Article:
Running for a Cystic Fibrosis Cure

“I’ve always had a goal in sight,” says North Haven resident Steve Mirabella when speaking about his youth, his career, and his newest aspiration of running in the 2009 New York City Marathon to raise

money for the Boomer Esiason Foundation to help find a cure for those suffering from cystic fibrosis.

While growing up in East Haven, Steve was driven to do well in school and, once at Notre Dame High School in West Haven, he became an honors student. He accomplished an even higher academic record at UConn while studying to become an accountant when he was graduated magna *** laude. When it came time to earn his master’s degree at Rensselaer Polytechnic Institute, he earned a 3.9 grade-point average.

Steve’s first foray into the business world was as a staff accountant at a major accounting firm in New Haven “and then I spent 19 years at Northeast Utilities [NU],” he says, first in the audit department where he advanced into management. He then capped off his service to NU as the director of human resources.

“I left NU in 1999 to join one of my friends and neighbors in a local accounting practice,” Steve notes, which he decided to leave when the opportunity presented itself nearly eight years ago—via his father—to work for New York Times bestselling author Nicholas Perricone, M.D., who turned a total body and face rejuvenation wellness system into a company that now employs some 70 people.

Today, Steve is chief administrative officer at Perricone M.D. Cosmeceuticals and, during his personal time when not committed to raising his family (daughter Alyssa, 19, and son Matthew, 14) with his wife of 25 years Maria Mirabella, he keeps in shape by running—a fitness pursuit he took up just five or six years ago when age 50 was fast approaching.

Things remained status quo until Steve’s neighbor, attorney Anthony DeChello, suggested that instead of running alone on his home treadmill he think about running in 5K road races.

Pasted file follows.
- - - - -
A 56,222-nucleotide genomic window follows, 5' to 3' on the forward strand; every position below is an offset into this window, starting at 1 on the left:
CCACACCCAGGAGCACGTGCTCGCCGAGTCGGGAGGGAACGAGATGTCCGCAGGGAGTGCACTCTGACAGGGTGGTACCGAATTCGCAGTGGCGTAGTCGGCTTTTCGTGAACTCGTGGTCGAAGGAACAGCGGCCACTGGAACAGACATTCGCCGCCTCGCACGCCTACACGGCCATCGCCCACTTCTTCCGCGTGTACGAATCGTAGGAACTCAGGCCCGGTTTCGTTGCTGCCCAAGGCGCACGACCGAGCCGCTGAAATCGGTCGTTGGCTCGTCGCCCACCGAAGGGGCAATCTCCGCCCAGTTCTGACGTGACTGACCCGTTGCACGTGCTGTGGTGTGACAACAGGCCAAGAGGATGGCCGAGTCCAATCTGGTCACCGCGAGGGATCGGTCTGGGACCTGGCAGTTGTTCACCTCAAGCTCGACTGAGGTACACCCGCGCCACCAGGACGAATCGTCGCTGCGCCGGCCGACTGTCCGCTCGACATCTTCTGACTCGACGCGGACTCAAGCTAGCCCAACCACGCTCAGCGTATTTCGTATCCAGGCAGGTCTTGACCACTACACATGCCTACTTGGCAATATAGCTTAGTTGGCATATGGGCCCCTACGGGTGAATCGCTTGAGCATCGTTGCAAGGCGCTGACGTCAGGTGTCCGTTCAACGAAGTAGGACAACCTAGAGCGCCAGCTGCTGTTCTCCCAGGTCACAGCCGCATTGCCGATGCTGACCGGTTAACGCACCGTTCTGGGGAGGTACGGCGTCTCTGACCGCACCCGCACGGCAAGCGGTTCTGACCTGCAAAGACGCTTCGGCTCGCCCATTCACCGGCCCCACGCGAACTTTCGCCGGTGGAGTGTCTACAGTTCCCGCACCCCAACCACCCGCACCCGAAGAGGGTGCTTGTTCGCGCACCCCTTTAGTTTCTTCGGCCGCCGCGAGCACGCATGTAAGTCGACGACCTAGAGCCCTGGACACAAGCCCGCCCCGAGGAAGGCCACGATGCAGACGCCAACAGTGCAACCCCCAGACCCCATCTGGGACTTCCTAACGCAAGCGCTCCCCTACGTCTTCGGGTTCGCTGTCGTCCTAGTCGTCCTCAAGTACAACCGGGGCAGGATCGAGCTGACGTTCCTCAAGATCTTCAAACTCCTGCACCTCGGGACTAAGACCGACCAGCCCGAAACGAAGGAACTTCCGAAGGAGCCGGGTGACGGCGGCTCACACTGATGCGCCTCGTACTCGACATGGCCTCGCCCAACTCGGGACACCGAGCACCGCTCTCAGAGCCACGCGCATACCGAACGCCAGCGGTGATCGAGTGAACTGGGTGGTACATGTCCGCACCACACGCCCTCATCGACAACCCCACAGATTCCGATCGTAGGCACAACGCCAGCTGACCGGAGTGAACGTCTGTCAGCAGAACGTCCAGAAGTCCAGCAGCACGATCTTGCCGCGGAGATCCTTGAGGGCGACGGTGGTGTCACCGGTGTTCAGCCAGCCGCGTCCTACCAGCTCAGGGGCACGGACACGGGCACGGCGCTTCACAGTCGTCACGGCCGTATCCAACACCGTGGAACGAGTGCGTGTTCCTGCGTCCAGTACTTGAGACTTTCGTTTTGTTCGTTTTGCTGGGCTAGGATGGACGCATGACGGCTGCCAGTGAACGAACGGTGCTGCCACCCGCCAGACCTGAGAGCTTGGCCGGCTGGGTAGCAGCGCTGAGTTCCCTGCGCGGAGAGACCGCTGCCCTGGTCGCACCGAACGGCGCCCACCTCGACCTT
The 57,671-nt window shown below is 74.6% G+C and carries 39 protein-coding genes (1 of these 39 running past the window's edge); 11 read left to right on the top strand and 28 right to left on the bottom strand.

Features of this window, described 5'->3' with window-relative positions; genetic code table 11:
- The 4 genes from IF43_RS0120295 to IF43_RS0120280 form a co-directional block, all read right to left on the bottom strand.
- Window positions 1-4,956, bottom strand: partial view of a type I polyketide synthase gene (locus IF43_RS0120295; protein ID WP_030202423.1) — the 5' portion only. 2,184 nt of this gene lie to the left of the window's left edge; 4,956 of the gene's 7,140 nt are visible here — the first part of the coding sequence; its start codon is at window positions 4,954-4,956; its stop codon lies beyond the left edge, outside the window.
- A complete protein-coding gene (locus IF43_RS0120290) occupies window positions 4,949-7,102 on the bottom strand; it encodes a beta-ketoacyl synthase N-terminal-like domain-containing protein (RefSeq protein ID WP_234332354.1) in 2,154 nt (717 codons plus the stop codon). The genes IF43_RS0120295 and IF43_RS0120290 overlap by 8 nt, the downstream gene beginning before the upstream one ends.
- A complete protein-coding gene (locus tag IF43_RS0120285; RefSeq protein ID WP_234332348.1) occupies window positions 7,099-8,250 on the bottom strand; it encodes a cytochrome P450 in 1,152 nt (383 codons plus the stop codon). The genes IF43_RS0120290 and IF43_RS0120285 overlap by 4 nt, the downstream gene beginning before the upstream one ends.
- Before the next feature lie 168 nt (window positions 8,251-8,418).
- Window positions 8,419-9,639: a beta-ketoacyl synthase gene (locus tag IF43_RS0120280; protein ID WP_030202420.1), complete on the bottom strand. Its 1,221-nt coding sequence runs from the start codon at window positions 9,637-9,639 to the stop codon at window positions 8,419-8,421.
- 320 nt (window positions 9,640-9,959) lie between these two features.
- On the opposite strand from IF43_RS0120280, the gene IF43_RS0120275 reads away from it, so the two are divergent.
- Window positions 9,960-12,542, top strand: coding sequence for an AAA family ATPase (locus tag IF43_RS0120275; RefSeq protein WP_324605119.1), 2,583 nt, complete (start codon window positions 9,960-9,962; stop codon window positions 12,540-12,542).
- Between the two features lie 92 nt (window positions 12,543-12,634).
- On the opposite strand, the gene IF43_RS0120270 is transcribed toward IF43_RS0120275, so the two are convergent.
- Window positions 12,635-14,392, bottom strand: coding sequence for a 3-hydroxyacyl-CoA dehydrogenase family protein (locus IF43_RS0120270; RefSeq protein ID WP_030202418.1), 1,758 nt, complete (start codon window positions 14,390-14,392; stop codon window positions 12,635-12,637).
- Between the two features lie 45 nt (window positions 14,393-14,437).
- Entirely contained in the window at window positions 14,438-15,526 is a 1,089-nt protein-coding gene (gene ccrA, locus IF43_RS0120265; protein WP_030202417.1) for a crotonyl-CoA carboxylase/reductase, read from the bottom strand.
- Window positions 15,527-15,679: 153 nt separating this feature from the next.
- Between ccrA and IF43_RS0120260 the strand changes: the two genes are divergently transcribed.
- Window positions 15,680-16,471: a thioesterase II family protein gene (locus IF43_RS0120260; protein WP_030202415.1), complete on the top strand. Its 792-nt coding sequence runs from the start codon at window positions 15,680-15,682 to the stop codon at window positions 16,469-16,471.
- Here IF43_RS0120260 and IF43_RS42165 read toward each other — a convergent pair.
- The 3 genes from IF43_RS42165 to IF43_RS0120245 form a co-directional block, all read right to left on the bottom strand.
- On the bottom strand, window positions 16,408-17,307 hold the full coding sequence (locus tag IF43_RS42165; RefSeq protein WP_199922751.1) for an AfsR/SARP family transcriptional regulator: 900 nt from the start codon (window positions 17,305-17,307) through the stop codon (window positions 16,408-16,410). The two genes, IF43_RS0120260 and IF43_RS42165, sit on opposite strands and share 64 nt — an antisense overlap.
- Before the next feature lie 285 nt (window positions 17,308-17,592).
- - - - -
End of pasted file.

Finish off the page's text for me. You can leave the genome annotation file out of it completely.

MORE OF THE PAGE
After the first 5K road race, Steve was hooked. Over the past two years he’s run in more than 25 road races, three half-marathons, and he experienced the thrill of finishing his first 26-mile marathon in Vermont this past May.

To challenge himself even further, Steve decided he wanted to run in the 2009 New York City Marathon, but found the qualification process somewhat daunting. He discovered he could get a guaranteed starting position among some 40,000 runners, however, if he represented a qualified charity.

“It dawned on me I could raise money for the [Norman] Boomer Esiason Foundation, which was founded by the famed football quarterback whose young son has cystic fibrosis,” Steve explains, since his own younger brother, Vincent, now in his mid-40s, has been living with the disease since childhood.

“My original plan was to raise $4,000,” Steve says, but when his letter to friends, neighbors, and colleagues brought in $5,000 the foundation asked him to raise the bar.

“They wanted me to try for $10,000, but I felt more comfortable aiming for $7,500,” Steve notes.

As of Sept. 3, the official charity website tracking Steve’s fundraising progress showed he broke the $6,000 level and he’s now ranked as the number two fundraiser for Team Boomer.

“Running is my true respite,” Steve explains of his commitment to running in races and marathons. “It’s my time to unwind, leave the Blackberry in the car, and have no interruptions. It’s beneficial for my health and I can raise money to help others.”